Video shows Detroit police cruiser driving through demonstrators after being surrounded during protests

NOTE: Detroit Police Chief James Craig responded to the video posted on social media during a press conference on Monday, arguing agitators escalated the scene. Click here to read his recap.

A 27-second video appeared on Facebook Sunday night showing a tense encounter between police and protesters.

In the user footage, a squad car surrounded by dozens of individuals starts to accelerate erratically as people refused to get out of the way. With some individuals ending up on the hood of the squad car, it speeds off and sends two individuals flying from the hood. A third demonstrator still hanging on is also eventually thrown from the vehicle as well.

It's the first violent encounter between police and protesters in weeks. Prior to Sunday's incident, interactions between the two parties had been relatively peaceful.

In a press conference Monday afternoon, Detroit Police Chief James Craig said outside agitators that "escalated into violence-behavior" surrounded the squad vehicle and shattered the rear window, which prompted the officers to accelerate, believing they were being shot at.

RELATED: Chief Craig blames agitators for escalating Sunday demonstration when squad car hit protesters

The clip itself has been shared more than 13,000 times on Facebook, drumming up the typical commentary from audiences as the clip made the rounds on social media. The standoff was graphic enough it even warranted a disclaimer from Facebook itself, which warned viewers "the video may show violent or graphic content."

Click "See Video" and the first scene shows chanting and a distant drumbeat, along with the constant whir of a police siren. The squad car in the video had been moving forward when one of the dozens of protesters surrounding the vehicle laid on the hood. As the camera rotates around the crowd and the protester hops on the vehicle hood, its wheels begin to spin faster - accelerating in bursts.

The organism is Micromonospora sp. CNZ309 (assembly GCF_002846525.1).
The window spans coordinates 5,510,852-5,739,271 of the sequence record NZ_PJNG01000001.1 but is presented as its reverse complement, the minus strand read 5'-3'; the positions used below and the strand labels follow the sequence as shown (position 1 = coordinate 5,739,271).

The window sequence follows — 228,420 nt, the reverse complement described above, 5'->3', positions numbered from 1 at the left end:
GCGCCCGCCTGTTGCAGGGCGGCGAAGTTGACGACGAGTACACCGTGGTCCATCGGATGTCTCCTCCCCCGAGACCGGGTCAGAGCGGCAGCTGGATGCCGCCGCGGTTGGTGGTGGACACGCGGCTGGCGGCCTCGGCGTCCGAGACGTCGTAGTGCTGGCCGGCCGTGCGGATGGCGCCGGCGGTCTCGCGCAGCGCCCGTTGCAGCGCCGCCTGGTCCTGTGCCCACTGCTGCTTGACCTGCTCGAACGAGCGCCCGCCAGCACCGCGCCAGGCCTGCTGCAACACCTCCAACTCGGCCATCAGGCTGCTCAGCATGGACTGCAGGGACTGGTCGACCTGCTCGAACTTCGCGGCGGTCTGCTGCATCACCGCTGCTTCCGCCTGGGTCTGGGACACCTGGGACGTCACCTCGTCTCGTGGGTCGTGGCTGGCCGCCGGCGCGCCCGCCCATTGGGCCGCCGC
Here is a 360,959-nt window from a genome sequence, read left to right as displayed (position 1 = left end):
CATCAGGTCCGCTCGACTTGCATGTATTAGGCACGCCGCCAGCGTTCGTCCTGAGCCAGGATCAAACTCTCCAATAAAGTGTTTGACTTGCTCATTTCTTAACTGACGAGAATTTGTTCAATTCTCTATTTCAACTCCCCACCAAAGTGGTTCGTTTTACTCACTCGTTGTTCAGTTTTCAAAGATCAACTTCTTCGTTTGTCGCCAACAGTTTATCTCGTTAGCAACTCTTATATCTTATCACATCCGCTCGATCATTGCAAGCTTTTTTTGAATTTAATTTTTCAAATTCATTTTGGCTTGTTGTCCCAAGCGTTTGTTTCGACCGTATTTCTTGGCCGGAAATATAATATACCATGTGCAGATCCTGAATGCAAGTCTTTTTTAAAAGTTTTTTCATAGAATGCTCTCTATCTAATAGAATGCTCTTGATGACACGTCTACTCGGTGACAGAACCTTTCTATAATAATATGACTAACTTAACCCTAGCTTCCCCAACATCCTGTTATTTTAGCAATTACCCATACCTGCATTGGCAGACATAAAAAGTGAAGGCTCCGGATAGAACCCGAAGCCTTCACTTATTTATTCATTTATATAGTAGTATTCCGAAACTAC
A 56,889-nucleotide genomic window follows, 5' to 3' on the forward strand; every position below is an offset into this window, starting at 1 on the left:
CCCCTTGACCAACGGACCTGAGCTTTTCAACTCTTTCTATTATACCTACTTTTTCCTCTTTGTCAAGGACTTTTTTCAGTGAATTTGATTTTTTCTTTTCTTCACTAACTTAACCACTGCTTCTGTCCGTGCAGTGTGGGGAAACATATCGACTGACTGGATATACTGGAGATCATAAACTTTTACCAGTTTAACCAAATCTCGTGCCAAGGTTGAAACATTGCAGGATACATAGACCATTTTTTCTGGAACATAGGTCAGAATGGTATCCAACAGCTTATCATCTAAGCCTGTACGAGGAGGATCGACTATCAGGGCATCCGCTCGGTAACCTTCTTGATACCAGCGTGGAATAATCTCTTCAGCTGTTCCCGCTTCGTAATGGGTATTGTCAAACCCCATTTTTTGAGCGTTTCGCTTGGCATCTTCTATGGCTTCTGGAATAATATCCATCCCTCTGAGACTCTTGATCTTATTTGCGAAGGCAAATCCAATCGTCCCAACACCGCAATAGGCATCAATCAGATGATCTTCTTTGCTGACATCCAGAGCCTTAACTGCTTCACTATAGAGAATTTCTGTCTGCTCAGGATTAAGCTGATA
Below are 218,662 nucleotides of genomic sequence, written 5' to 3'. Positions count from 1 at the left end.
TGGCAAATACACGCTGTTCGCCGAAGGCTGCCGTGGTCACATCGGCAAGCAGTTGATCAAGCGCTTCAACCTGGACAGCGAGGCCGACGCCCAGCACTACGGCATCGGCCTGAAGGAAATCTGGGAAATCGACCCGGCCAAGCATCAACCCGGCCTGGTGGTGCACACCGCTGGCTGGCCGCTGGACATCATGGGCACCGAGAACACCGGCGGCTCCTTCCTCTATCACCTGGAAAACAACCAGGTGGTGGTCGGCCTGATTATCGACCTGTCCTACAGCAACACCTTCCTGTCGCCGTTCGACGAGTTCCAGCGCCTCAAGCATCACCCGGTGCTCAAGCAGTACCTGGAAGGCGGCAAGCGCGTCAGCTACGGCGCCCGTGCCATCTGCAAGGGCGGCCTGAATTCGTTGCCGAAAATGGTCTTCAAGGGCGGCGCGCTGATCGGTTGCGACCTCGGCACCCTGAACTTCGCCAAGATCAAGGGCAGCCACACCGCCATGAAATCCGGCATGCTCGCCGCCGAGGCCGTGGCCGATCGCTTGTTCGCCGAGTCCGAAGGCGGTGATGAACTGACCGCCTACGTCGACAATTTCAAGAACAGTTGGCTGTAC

More people begin to shriek as about 10 demonstrators and the person holding the camera find themselves at the mercy of an accelerating police car. Several individuals appear to be flung to the sides of the moving squad car; one protester is on the ground next to its wheels while three more are on still on the hood. The officer accelerates again, forcing two of the three protesters off the hood. 

One more acceleration happens, this time it carries the person hanging on for about 20 feet before they roll off the hood. People scream and give chase as the vehicle drives away. 

Police spokesperson Sgt. Nicole Kirkwood said officers were trying to redirect traffic when the protesters became agitated. As a few protesters jumped on the hood of the vehicle, another busted out the car's back window. Detroit Police Chief James Craig is expected to address the incident during a 1 p.m. press conference.

Racial unrest and citywide protests have been peaceful in Detroit, Craig has boasted, attributing the fall in property crimes to a lack of violence during the gatherings which have swept through America's urban centers. That wasn't necessarily the case Sunday night, however.

Even as the size of the protests in Detroit has declined in recent days, hundreds of people were still spotted gathering to demonstrate last night. As the rally traveled down Vernor Highway, police watched from a safe distance. The clash between protesters occurred when demonstrators had turned around and were walking back.

The first few days of protests in Detroit were tense, kicking off at the end of May and early June. Starting up as the sun would set, demonstrators and law enforcement armed in tactical gear would clash downtown and on the outskirts of the city center. Protesters would later claim police deployed excessive force, arguing that tear gas and rubber bullets injured people. Chief Craig says officers had projectiles thrown at them, eventually leaving one with a concussion.

Since then, more peaceful displays of protest have been led. Organizers with Detroit Will Breathe, the group spearheading many of the protests have met with police and held public tribunals where they put high brass of Detroit government on trial.